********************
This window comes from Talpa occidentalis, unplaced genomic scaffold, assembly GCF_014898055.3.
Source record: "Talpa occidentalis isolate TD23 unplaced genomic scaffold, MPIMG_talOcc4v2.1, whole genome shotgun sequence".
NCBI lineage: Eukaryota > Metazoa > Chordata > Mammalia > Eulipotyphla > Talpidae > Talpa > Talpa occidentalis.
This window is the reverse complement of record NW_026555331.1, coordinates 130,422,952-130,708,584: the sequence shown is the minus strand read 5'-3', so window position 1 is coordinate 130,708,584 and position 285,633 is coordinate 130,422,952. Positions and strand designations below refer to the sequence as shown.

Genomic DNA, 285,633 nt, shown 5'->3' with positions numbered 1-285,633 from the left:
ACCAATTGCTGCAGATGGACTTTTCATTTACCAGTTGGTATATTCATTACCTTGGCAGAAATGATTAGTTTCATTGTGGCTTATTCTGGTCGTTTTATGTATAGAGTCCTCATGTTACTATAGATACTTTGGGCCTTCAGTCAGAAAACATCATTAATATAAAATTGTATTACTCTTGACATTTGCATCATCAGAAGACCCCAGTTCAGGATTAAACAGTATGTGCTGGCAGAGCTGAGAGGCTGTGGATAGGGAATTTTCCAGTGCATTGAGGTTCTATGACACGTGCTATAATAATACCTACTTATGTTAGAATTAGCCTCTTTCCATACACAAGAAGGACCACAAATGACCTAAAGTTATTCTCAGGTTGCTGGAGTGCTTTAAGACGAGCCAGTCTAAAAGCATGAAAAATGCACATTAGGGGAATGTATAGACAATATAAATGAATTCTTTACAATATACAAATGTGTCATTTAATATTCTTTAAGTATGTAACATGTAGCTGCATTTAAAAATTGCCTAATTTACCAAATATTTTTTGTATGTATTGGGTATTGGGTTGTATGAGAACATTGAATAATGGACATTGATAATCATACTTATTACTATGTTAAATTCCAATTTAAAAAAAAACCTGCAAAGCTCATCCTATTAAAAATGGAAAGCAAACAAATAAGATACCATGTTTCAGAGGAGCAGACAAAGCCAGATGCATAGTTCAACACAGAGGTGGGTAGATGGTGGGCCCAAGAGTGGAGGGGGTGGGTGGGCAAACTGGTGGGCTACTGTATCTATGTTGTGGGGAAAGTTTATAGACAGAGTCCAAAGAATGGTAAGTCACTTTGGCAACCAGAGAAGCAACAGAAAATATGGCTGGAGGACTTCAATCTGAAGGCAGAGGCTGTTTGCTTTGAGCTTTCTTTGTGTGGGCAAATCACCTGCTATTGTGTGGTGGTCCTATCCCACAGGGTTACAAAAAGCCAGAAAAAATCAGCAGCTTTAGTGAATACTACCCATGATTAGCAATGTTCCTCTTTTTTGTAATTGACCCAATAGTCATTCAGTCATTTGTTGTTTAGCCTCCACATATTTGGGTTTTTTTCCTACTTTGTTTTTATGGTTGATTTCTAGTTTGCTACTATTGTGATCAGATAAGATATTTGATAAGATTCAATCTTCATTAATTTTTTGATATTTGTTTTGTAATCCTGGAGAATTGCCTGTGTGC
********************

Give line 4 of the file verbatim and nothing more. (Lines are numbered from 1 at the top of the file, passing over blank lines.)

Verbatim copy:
This window is the reverse complement of record NW_026555331.1, coordinates 130,422,952-130,708,584: the sequence shown is the minus strand read 5'-3', so window position 1 is coordinate 130,708,584 and position 285,633 is coordinate 130,422,952. Positions and strand designations below refer to the sequence as shown.